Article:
Session 23 Plans and How I Prepare Hemp …..

OK… thinking of a session at a pool that has previously had a ‘close season’ between mid-March and mid-June in which fishing has not been allowed. However, I’ve just found out that for 2013 at least the close season has been abolished and that re-instatement or not of the close season for 2014 will be under consideration – presumably depending on angling results but reckon more weighted by the effects, if any, on the fish and other wildlife – and the behaviour of the anglers, of course. The pool has a great head of tench and has appeared on TV in one of Matt Hayes ‘Rod Race’ series when they were targetting the crucian carp athat also abound… and it also holds a good head of perch, some of excellent size. And for a Β£5 day ticket is excellent value.

Anyway, I came into the information on the pool being open from a comment of another local angler, who is also famous for his angling blogs – and who also inspired this one of mine…. Stewart Bloor, The Angling Rev (*) πŸ™‚

Which brings me neatly to the subject of hemp preparation – and my way of doing it πŸ™‚

As Stewart says in his blog there’s 2 ways of getting your baits – pre-prepped and bagged from the shops or to buy the bulk materials and prep your own. My preference is for the latter on 2 counts … (1) for the cost of 2-3Kg of pre-prepped stuff you can make 5-6Kg easily of your own and (b) you are not limited to flavours or flavour levels as may be available commercially. And DIY is very easy and consumes very little time….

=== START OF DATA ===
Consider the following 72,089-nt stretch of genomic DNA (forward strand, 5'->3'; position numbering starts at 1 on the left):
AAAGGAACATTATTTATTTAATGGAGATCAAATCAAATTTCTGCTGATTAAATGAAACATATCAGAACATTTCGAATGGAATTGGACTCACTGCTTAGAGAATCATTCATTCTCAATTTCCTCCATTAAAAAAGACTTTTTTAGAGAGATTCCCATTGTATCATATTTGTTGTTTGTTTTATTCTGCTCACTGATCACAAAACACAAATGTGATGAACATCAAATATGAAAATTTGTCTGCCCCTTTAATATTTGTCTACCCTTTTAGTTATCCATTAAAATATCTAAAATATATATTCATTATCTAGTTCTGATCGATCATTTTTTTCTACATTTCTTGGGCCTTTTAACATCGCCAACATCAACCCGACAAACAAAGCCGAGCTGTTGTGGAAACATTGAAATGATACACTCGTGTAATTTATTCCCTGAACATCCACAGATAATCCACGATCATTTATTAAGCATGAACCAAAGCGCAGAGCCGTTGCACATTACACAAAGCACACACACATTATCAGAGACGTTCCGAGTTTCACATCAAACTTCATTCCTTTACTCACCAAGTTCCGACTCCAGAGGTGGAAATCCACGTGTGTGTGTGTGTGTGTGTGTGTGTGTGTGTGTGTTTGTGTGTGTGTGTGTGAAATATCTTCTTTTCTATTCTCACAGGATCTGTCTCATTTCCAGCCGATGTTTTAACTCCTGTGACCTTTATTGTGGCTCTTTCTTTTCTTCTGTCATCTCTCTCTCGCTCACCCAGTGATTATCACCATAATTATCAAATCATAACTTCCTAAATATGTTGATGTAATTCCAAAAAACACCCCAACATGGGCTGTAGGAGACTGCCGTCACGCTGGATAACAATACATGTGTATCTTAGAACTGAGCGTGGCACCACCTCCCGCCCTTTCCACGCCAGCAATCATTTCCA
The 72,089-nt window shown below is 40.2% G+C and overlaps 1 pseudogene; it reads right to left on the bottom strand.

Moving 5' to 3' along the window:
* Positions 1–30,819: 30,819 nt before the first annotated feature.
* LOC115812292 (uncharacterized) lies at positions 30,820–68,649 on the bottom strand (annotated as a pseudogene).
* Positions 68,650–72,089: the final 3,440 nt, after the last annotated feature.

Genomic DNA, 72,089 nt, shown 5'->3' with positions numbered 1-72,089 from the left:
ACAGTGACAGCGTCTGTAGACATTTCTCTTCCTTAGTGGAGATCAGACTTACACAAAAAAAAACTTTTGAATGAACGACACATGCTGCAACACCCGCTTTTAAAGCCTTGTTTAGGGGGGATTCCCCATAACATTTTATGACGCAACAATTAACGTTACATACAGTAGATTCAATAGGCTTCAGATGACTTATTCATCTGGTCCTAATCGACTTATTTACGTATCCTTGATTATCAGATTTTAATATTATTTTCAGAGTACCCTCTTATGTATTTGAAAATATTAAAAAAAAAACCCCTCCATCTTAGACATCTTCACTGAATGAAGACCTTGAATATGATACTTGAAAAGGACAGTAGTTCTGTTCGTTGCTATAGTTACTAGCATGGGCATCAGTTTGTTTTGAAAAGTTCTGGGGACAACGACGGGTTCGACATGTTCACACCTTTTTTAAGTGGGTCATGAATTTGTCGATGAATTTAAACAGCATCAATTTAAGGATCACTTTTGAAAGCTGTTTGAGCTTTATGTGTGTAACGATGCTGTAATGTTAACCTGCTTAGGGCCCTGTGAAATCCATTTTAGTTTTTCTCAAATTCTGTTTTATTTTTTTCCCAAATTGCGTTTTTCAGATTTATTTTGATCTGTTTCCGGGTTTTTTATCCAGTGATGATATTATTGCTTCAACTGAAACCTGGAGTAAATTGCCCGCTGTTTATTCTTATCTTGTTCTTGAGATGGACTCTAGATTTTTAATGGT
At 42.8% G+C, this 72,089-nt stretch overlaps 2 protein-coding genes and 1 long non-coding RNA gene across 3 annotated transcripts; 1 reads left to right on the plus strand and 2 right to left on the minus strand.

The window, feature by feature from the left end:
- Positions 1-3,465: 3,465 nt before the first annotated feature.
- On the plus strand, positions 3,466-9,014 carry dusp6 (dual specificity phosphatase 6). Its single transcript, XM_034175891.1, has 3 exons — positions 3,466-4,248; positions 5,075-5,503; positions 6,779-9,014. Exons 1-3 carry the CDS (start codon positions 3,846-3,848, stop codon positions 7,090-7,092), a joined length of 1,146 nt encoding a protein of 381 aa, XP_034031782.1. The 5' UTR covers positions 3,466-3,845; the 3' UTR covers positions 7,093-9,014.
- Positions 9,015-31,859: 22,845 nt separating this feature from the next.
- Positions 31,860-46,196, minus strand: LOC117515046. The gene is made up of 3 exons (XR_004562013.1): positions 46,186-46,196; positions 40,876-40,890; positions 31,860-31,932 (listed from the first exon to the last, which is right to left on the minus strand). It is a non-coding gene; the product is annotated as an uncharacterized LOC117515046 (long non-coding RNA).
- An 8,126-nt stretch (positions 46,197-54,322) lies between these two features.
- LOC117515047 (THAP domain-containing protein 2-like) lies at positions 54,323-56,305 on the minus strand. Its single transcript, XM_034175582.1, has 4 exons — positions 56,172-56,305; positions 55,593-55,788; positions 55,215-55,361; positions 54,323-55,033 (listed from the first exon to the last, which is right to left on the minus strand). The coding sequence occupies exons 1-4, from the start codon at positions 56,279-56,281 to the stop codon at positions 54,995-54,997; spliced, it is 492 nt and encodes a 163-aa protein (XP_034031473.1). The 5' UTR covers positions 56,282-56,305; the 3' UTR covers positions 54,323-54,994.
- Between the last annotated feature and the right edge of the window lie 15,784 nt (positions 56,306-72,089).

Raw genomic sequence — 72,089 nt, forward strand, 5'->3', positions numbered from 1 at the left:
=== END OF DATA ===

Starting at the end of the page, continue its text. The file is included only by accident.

In fact, I prepare 99% of my own seed/nut baits – tiger nuts being the only one I can think of that I actually have in a commercial package, and that because they were ‘on sale’! πŸ™‚ I prep my own yellow and red maize, hemp, chick pea, etc. otherwise.

OK – the nitty gritty of home prep…. in this case I’m going through prepping hemp – all are very similar but may take longer soaks/boils, etc….

Firstly – get your seed! A quick peruse on the internet I found 15Kg available for Β£30 inc shipping on eBay. And its almost certainly not impossible that you can better this. Try local pet shops, etc. Also remember that 15Kg of dry seed will actually produce 30/40 or more Kg of prepped seed.

Next step is to soak the seed to be prepped – I generally prep 500g at a time – so weigh/approximate the amount you need into a saucepan or other container that can be heated – add a teaspoon of Sodium Bicarbonate (this will help blacken the seed case and also helps the splitting at the boiling stage) – and then cover with cold water and let stand overnight or longer if possible. At this stage you can also add any flavourings you desire – as the seeds soak then they will also take in the added flavour. My personal preference is for Hot Chili, so at this stage I add 1 heaped table spoon of Extra Hot Chili powder to the soaking liquor. Check every now and then and add extra water as needed to keep the seed covered.

Now on to the (normally) final stage… which is the boil. There are 2 ways of doing this…